Preclinical pharmacokinetic/pharmacodynamic/efficacy relationships for alisertib, an investigational small-molecule inhibitor of Aurora A kinase
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- Palani, S., Patel, M., Huck, J. et al. Cancer Chemother Pharmacol (2013) 72: 1255. doi:10.1007/s00280-013-2305-8
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Alisertib (MLN8237) is an investigational inhibitor of Aurora A kinase (AAK). Aurora A plays an essential role in the regulation of spindle assembly and chromosome alignment during mitosis. Inhibition of Aurora A by alisertib in tissue culture has previously been demonstrated to lead to improper chromosomal alignment and disruption of spindle organization, resulting in a transient mitotic delay. The spindle organization defects induced by alisertib have been used to develop a pharmacodynamic (PD) assay for Aurora A inhibition based on the percentage of mitotic cells with proper chromosomal alignment at the metaphase plate (% aligned spindles, abbreviated as AS). The transient mitotic delay that occurs with AAK inhibition permits the use of the mitotic index (the fraction of cells in the population currently undergoing mitosis, abbreviated as MI) as an additional PD assay. When the two PD assays were used in Phase I clinical trials, the reduction in AS was strongly correlated with dose levels and exposures in patients from single time point PD measurements; however, MI failed to show any correlation. To further understand this clinical finding, we constructed PK/PD/efficacy models for AS and MI that can precisely capture the temporal dynamics of the PD markers from in vivo xenograft studies.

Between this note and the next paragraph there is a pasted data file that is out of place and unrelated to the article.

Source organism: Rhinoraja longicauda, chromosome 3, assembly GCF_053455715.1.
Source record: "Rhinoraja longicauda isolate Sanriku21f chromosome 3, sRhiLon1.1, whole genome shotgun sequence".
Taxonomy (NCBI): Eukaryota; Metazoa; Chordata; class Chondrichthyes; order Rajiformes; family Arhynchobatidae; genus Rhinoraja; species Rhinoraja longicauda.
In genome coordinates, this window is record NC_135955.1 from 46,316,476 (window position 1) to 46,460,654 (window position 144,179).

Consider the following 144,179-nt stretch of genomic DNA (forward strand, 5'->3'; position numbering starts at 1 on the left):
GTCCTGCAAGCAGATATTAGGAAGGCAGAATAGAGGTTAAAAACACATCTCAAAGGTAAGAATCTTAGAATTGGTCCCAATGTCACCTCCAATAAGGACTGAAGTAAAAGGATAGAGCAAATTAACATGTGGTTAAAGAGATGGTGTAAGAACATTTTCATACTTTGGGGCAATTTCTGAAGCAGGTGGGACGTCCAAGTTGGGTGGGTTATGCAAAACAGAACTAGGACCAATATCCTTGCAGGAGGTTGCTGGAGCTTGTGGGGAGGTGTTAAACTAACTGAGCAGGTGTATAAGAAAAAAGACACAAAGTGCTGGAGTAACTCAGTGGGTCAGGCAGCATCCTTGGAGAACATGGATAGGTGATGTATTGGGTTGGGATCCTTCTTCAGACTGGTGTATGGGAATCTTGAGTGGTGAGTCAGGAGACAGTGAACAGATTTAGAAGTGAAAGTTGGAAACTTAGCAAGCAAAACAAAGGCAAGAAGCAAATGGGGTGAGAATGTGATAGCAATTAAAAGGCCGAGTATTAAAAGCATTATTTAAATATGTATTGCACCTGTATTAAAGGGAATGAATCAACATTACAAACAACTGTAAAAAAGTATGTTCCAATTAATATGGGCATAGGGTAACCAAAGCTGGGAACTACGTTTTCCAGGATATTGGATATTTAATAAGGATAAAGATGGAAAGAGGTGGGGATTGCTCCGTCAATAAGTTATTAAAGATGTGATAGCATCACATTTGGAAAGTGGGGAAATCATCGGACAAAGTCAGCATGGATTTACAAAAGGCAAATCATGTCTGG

A PK/PD study was conducted using a single oral dose of alisertib at 3, 10, and 20 mg/kg in HCT-116 xenografts implanted subcutaneously in mice. An extravascular, two-compartmental pharmacokinetic (PK) model was used to describe the drug kinetics. Consistent with the mechanistic hypothesis for AAK inhibition, the PD biomarkers such as AS and MI were fitted to PK using a direct response inhibitory sigmoid model and an indirect response turnover model, respectively. The antitumor activity of alisertib dosed orally for 21 days with different dose levels and schedules was evaluated.
The PK/PD models showed a fast, sustained response for AS after alisertib administration, whereas MI exhibited a slow, transient response. The PK/efficacy relationship for alisertib in HCT-116 xenografts closely corresponds to the PK/PD relationship for the PD markers, with all three IC50s in close agreement (303, 270, and 280 nM, respectively).
The PK/PD and PK/efficacy models show that both AS and MI are equally relevant as mechanism-based PD markers to capture drug activity. However, of the two PD markers, the fast, sustained response of AS makes it the only clinically viable PD marker for defining a dose–response relationship, as its maximal effect can be captured from a wider time window with a single PD sampling; while the window to capture dose-related MI response is narrower.